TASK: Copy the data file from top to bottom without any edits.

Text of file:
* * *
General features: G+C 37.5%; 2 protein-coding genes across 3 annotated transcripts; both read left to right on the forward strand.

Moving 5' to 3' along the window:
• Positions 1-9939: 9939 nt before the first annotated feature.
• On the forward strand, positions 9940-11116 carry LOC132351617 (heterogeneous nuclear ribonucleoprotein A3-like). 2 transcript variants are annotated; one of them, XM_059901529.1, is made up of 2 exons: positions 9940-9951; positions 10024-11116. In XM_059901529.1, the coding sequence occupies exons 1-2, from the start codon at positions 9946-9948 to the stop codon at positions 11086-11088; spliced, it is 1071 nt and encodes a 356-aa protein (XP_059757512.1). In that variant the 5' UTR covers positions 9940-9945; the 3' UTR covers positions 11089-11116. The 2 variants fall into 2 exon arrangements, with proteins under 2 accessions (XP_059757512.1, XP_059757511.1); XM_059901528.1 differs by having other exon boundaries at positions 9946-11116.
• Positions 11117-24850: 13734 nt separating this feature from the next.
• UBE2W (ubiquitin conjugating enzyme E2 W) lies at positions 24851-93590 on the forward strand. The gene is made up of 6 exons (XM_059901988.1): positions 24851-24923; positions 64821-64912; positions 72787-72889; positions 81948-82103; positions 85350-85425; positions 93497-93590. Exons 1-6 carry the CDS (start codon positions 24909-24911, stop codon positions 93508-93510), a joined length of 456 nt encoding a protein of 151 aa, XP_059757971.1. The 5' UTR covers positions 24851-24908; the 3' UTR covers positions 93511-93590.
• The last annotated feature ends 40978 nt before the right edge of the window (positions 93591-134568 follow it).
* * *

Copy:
General features: G+C 37.5%; 2 protein-coding genes across 3 annotated transcripts; both read left to right on the forward strand.

Moving 5' to 3' along the window:
• Positions 1-9939: 9939 nt before the first annotated feature.
• On the forward strand, positions 9940-11116 carry LOC132351617 (heterogeneous nuclear ribonucleoprotein A3-like). 2 transcript variants are annotated; one of them, XM_059901529.1, is made up of 2 exons: positions 9940-9951; positions 10024-11116. In XM_059901529.1, the coding sequence occupies exons 1-2, from the start codon at positions 9946-9948 to the stop codon at positions 11086-11088; spliced, it is 1071 nt and encodes a 356-aa protein (XP_059757512.1). In that variant the 5' UTR covers positions 9940-9945; the 3' UTR covers positions 11089-11116. The 2 variants fall into 2 exon arrangements, with proteins under 2 accessions (XP_059757512.1, XP_059757511.1); XM_059901528.1 differs by having other exon boundaries at positions 9946-11116.
• Positions 11117-24850: 13734 nt separating this feature from the next.
• UBE2W (ubiquitin conjugating enzyme E2 W) lies at positions 24851-93590 on the forward strand. The gene is made up of 6 exons (XM_059901988.1): positions 24851-24923; positions 64821-64912; positions 72787-72889; positions 81948-82103; positions 85350-85425; positions 93497-93590. Exons 1-6 carry the CDS (start codon positions 24909-24911, stop codon positions 93508-93510), a joined length of 456 nt encoding a protein of 151 aa, XP_059757971.1. The 5' UTR covers positions 24851-24908; the 3' UTR covers positions 93511-93590.
• The last annotated feature ends 40978 nt before the right edge of the window (positions 93591-134568 follow it).